Halloween Superstitions and Traditions!

Halloween may seem like it’s all about costumes and trick or treating. This holiday has some history; it became popular in the early 1900s with roots in pagan beliefs. About 2,000 years ago, Halloween marked the Celtic New Year, originally called Samhain, which means “summer’s end” in Gaelic. With Halloween comes superstitions and traditions for everyone, here’s a list to name a few!

Everyone knows blacks are seen as bad luck! The black cat’s bad reputation comes from the Dark Ages when witch hunts were common. Elderly, solitary women were often accused of witchcraft, and their pet cats were said to be their demonic animals that had been given to them by the devil. Another “myth” told that Satan himself turned himself into a cat when communicating with witches.

Jack-o’-lanterns are a tradition most kids have done at some point in their time. Celtic folklore tells the tale of a farmer named Jack who tricked the devil, but his trickery resulted in him being turned away from both the gates of heaven and hell after he died. Having no choice but to wander around the darkness of purgatory, Jack made a lantern from a turnip and a burning lump of coal that the devil had tossed him from hell. Jack, the story goes, used the lantern to guide his lost soul; as such, the Celts believed that placing Jack-o’-lanterns outside would help guide lost spirits home when they wander the streets on Halloween. Since turnips were hard to come by in the states during the time, pumpkins were used as a substitute and just have stuck around since!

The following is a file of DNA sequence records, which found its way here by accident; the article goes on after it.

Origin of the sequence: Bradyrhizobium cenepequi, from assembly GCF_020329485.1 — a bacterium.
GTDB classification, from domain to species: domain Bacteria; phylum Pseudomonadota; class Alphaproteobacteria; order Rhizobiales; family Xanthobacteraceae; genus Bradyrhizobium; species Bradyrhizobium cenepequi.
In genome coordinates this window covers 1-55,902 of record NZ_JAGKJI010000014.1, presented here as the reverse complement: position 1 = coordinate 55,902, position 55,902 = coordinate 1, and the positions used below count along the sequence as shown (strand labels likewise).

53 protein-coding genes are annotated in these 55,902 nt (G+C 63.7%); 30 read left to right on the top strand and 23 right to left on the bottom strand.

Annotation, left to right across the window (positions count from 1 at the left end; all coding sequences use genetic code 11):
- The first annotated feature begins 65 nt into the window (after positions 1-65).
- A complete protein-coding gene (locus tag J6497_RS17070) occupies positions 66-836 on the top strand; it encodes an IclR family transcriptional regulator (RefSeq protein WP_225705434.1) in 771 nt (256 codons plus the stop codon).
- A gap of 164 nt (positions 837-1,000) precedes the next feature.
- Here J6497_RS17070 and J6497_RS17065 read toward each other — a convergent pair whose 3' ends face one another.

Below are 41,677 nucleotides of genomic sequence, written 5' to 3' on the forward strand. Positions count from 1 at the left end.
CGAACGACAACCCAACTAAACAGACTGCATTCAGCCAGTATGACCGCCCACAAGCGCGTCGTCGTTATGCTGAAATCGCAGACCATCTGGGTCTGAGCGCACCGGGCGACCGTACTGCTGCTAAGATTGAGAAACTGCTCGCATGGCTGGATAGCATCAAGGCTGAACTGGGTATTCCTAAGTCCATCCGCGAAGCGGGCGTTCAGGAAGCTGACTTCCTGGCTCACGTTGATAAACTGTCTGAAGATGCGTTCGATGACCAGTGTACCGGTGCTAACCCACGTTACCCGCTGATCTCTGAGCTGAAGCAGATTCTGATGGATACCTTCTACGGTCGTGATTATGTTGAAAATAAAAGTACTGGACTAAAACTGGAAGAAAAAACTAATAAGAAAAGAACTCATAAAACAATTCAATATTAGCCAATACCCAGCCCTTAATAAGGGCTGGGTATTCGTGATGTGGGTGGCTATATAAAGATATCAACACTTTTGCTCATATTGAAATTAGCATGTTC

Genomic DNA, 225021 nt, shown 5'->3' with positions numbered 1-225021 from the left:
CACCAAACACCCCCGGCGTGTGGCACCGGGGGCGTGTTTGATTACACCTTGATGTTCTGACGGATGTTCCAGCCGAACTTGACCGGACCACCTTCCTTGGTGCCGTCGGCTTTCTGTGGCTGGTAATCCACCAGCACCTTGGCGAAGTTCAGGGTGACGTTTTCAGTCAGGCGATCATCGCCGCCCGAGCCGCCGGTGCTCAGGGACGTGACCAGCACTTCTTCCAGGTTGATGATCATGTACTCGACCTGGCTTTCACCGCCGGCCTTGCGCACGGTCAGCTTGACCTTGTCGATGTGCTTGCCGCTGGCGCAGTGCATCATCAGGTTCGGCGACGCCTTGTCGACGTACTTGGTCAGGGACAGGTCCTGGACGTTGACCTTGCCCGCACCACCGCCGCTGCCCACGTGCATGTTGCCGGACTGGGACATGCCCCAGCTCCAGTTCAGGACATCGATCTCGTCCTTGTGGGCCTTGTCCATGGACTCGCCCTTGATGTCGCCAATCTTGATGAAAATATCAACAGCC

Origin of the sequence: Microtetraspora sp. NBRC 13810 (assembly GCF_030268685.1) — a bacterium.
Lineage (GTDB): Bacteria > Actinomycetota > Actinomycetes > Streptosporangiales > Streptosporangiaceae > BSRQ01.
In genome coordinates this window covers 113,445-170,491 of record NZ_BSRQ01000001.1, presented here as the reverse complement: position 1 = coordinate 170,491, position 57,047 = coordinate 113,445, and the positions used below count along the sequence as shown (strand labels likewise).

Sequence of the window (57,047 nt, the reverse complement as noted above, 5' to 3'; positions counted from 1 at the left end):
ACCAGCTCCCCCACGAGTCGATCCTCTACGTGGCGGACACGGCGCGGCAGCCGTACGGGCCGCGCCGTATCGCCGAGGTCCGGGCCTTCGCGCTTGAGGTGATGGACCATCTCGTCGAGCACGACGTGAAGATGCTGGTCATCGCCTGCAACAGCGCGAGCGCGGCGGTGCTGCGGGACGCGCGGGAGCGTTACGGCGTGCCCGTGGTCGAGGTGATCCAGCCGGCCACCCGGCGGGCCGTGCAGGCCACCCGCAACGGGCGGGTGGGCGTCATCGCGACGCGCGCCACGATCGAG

The stereotypical idea of the ugly witch with a pointy black hat comes from a pagan goddess known as “the crone,” who was actually honored during Samhain. The crone was also known as “the old one” and the “Earth mother,” who symbolized wisdom, change, and the turning of the seasons. 

In olden times, it was believed that during Samhain, the veil between our world and the spirit world is at its thinnest and that the ghosts could mingle with the living. The superstition was that the visiting ghosts could disguise themselves in human forms, such as a beggar, and knock on your door during Samhain asking for money or food. If you turned them away empty-handed, you risked receiving the wrath of the spirit and being cursed or haunted.

Did you know bobbing for apples has meaning to it? The apple was viewed as a sacred fruit that could be used to predict the future. Bobbing for apples is a traditional game used for fortune-telling on Halloween night. It was believed that the first person to pluck an apple from the water-filled bucket without using their hands would be the first to marry.

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